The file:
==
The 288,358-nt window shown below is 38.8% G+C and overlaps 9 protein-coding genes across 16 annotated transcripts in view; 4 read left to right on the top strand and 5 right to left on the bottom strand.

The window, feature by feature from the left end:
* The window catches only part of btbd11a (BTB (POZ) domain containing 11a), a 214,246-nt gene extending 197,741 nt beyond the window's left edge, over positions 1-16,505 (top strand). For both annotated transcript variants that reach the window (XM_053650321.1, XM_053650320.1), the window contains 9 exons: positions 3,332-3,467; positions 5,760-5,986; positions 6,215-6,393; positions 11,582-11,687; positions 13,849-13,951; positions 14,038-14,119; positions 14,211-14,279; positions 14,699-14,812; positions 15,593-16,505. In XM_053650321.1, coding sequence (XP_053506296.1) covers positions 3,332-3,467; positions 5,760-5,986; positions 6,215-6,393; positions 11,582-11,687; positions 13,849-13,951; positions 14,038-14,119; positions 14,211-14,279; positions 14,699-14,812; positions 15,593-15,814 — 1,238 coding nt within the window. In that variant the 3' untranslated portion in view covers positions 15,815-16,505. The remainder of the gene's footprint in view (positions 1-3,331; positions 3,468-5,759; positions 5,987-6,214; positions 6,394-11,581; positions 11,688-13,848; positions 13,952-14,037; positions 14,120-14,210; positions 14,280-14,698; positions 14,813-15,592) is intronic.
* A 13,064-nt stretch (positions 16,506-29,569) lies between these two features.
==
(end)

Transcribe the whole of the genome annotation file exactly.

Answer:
The 288,358-nt window shown below is 38.8% G+C and overlaps 9 protein-coding genes across 16 annotated transcripts in view; 4 read left to right on the top strand and 5 right to left on the bottom strand.

The window, feature by feature from the left end:
* The window catches only part of btbd11a (BTB (POZ) domain containing 11a), a 214,246-nt gene extending 197,741 nt beyond the window's left edge, over positions 1-16,505 (top strand). For both annotated transcript variants that reach the window (XM_053650321.1, XM_053650320.1), the window contains 9 exons: positions 3,332-3,467; positions 5,760-5,986; positions 6,215-6,393; positions 11,582-11,687; positions 13,849-13,951; positions 14,038-14,119; positions 14,211-14,279; positions 14,699-14,812; positions 15,593-16,505. In XM_053650321.1, coding sequence (XP_053506296.1) covers positions 3,332-3,467; positions 5,760-5,986; positions 6,215-6,393; positions 11,582-11,687; positions 13,849-13,951; positions 14,038-14,119; positions 14,211-14,279; positions 14,699-14,812; positions 15,593-15,814 — 1,238 coding nt within the window. In that variant the 3' untranslated portion in view covers positions 15,815-16,505. The remainder of the gene's footprint in view (positions 1-3,331; positions 3,468-5,759; positions 5,987-6,214; positions 6,394-11,581; positions 11,688-13,848; positions 13,952-14,037; positions 14,120-14,210; positions 14,280-14,698; positions 14,813-15,592) is intronic.
* A 13,064-nt stretch (positions 16,506-29,569) lies between these two features.